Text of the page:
Headteachers urged to be computer literate

Teachers need to be abreast of ICTHeadteachers and teachers have been urged not to see age as a limitation in the acquisition of knowledge in Information and Communication Technology (ICT).
According to Mr. Richmond Atta- Williams, Head of ICT at the Ghana Education Service (GES), age must not be a barrier in gaining relevant knowledge and skills in ICT.
He described as unfortunate the perception of some heads of basic schools describing themselves as “born before computer age”, which have prevented them from studying the subject.
He was speaking at the Third Annual Conference of Heads of Basic Schools (COHBS) in Ga South Municipal Assembly, on the theme, “Enhancing school management practices through ICT, the role of the Basic School Headteacher,” in Accra yesterday.
He said that enrollment in computer training programmes would enable them grasp basic knowledge that would enhance their duties and daily operations as headteachers, adding it could be learnt within few months.
Ghana, the head of ICT said, need critical experts in ICT to transform the country into a more knowledge-based society to help it to integrate with the rest of the world.
The days of log books, registers and cumulative booklets, he said, were fast giving way to computers and electronic devices for recording and processing of data.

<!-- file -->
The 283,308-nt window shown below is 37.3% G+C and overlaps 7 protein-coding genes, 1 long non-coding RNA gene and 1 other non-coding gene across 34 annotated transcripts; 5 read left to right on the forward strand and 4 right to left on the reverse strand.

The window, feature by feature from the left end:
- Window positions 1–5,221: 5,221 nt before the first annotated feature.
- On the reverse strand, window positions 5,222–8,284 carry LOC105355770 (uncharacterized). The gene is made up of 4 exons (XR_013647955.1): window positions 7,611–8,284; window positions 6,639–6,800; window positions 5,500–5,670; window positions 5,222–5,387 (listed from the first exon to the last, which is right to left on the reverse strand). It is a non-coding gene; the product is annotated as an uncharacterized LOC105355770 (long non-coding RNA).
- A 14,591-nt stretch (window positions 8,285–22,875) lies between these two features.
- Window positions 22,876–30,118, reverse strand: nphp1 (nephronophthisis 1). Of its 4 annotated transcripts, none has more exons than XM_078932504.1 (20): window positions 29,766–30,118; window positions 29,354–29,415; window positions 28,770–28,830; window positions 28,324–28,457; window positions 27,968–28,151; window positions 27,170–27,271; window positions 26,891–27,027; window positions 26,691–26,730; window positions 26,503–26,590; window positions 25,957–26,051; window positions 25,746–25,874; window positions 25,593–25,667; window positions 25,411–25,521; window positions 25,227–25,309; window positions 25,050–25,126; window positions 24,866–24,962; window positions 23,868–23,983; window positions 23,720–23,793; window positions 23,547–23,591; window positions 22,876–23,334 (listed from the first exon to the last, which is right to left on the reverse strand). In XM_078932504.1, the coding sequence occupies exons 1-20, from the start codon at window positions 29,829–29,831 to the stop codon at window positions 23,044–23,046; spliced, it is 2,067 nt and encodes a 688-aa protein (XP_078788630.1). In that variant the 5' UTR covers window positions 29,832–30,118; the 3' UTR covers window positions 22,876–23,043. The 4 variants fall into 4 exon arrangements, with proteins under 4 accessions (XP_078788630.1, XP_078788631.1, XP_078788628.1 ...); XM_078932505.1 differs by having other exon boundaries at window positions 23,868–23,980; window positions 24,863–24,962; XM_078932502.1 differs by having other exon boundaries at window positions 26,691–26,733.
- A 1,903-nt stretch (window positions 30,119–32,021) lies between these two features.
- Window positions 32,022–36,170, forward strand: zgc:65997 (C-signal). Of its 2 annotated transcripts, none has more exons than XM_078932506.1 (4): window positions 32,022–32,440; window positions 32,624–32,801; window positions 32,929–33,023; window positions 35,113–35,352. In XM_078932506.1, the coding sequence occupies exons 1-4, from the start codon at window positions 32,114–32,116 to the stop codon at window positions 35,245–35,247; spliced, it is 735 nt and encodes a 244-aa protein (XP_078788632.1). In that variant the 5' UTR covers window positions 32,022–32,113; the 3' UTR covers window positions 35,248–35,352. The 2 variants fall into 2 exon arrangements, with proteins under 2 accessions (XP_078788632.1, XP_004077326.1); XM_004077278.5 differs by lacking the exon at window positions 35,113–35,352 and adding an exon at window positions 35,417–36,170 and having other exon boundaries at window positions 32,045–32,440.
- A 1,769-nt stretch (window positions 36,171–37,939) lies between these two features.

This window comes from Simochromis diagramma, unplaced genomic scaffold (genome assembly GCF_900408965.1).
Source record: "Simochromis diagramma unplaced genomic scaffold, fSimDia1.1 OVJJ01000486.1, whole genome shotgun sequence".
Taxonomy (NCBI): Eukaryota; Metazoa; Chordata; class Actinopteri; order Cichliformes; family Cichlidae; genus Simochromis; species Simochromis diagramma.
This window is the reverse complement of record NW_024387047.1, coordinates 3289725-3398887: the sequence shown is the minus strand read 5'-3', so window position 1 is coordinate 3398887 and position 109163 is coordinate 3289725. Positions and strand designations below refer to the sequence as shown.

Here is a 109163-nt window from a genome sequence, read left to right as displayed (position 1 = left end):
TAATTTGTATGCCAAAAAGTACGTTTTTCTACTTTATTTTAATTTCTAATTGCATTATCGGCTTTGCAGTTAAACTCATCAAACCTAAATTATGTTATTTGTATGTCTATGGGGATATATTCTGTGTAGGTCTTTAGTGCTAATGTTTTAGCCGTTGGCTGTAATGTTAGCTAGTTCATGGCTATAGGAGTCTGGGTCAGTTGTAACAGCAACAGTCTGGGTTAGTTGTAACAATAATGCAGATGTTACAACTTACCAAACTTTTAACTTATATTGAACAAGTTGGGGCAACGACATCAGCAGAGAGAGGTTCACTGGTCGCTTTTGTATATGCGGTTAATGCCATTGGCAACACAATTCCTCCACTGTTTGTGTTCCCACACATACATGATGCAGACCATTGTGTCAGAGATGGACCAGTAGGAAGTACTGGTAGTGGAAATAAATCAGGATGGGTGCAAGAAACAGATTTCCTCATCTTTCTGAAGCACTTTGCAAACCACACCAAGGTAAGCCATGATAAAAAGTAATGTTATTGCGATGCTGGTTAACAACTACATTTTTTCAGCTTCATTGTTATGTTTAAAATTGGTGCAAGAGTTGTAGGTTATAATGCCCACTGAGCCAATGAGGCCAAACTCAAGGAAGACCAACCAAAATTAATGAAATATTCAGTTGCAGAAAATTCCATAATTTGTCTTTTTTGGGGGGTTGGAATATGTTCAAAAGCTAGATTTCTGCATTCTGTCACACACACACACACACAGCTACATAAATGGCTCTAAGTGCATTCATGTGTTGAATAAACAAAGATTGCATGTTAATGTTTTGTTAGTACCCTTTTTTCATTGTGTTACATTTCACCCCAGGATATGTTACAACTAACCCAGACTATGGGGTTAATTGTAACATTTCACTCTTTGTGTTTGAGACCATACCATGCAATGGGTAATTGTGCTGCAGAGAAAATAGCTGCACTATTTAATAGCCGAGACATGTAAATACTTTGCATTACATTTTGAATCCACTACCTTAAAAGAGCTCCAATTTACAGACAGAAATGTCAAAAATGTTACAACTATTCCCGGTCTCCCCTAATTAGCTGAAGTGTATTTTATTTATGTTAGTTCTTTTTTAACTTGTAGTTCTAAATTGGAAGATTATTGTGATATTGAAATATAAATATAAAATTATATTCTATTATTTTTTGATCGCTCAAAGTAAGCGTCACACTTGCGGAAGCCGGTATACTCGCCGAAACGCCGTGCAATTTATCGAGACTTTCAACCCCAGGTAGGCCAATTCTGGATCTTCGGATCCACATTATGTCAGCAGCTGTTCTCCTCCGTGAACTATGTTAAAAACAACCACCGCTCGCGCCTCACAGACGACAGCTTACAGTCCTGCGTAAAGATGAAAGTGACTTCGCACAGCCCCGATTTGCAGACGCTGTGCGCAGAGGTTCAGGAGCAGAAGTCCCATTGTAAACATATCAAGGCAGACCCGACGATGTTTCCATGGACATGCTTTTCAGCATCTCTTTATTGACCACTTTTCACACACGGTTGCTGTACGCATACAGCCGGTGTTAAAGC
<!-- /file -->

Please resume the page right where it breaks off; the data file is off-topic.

“It is for this reason that the GES, with the support of the Ministry of Education, is vigorously pursuing a series of school computerisation programmes, such as ICT For All where headteachers and teachers are being trained,” he said.
He called on them to collaborate with school management committees to put teachers especially ICT teachers on their toes through effective and efficient monitoring of teaching and learning in relation to the subject.
He added that this would enhance teaching and learning considering that the subject was examinable at the basic education level.
Mr. John Gytasen, Chairman of COHBS, Ga South Municipal, for his part, said that there was still more to be done in the improvement of learning in schools in the municipality.
Mr. Gytasen said the conference was a manifestation that they have recognised the critical role basic school heads play in the delivery of education.
He said that there have been several collaborations between the educational directorate and headteachers to build their capacity in the form of training workshops.
The Municipal Director of Education, Mrs. Margaret Frempong-Kore, cautioned the headteachers not to operate schools in absenteeism, saying such practice would not be tolerated.
Mrs. Frempong-Kore said that teachers would also absent themselves from school when there is poor supervision from their heads.
She urged them to help in nurturing the talents of children, and encouraged them to put in their best in spite of the low remuneration.

By Emelia Enyonam Kuleke

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